26.5.06. Personal File

Last night I floated like a ghost past the strip club, under the freeway, over the railroad tracks, past the big electric sign and refrigeration companies and worn out corners until I got to the super-center. I needed milk, inner tubes for my bike, and dog treats. Of course, my cart started filling up with much more than just that. And in the middle of my 11pm shopping excursion I stumbled across the music/video section. As I stared (half-angrily) at the so-called “top sellers” in the country department (it’s where my cart stopped), I remembered coming across a new Johnny Cash collection on the iTunes Music Store.

So I now have Personal File. It’s a collection of recordings Johnny made (circa 1973-1980) in his studio. It’s just Johnny and his guitar: the same kind of intimate, personal, and raw sound that made the first American Recordings album such a standout. Some of these pieces are recognizable, such as When it’s Springtime in Alaska, It’s 40 Below and Jim, I Wore a Tie Today. Many songs have stories attached to them - why Johnny remembers it, why he wrote it, why he sings it, etc. It was a style seen on some of his commercial albums from that time, although those were accompanied by a larger band and sound.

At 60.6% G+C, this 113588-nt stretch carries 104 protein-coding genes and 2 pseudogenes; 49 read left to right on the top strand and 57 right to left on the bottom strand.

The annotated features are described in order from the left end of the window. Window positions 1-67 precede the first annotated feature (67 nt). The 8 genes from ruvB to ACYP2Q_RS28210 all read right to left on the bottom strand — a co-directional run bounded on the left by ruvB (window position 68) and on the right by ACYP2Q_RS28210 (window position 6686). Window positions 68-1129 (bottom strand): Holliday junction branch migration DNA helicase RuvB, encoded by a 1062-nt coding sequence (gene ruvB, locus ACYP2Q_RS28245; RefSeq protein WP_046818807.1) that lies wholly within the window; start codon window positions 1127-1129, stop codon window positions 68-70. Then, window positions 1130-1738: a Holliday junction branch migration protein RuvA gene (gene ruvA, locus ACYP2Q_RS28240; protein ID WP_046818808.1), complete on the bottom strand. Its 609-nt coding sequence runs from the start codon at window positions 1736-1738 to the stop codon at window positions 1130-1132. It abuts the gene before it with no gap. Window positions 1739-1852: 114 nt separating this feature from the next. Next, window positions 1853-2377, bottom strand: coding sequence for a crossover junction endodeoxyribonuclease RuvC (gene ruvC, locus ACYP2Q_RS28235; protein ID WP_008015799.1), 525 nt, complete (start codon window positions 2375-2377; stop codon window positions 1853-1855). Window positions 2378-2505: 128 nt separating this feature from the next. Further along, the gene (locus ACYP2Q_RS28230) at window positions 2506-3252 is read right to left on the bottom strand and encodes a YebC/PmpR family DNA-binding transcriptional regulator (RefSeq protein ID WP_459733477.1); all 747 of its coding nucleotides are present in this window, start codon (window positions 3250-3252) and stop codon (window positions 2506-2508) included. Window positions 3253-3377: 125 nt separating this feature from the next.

The second disc of Personal File hasn’t grabbed me much. It’s fairly religious, and while I respect Johnny Cash’s religious strength, I have little interest in it. There are some nice songs on that disc though. But the first disc is the good one. It’s from a good time in Johnny’s life - settling into his life with June, his drug days behind him. The voice is powerful, most of the songs quite rich. A very enjoyable listen.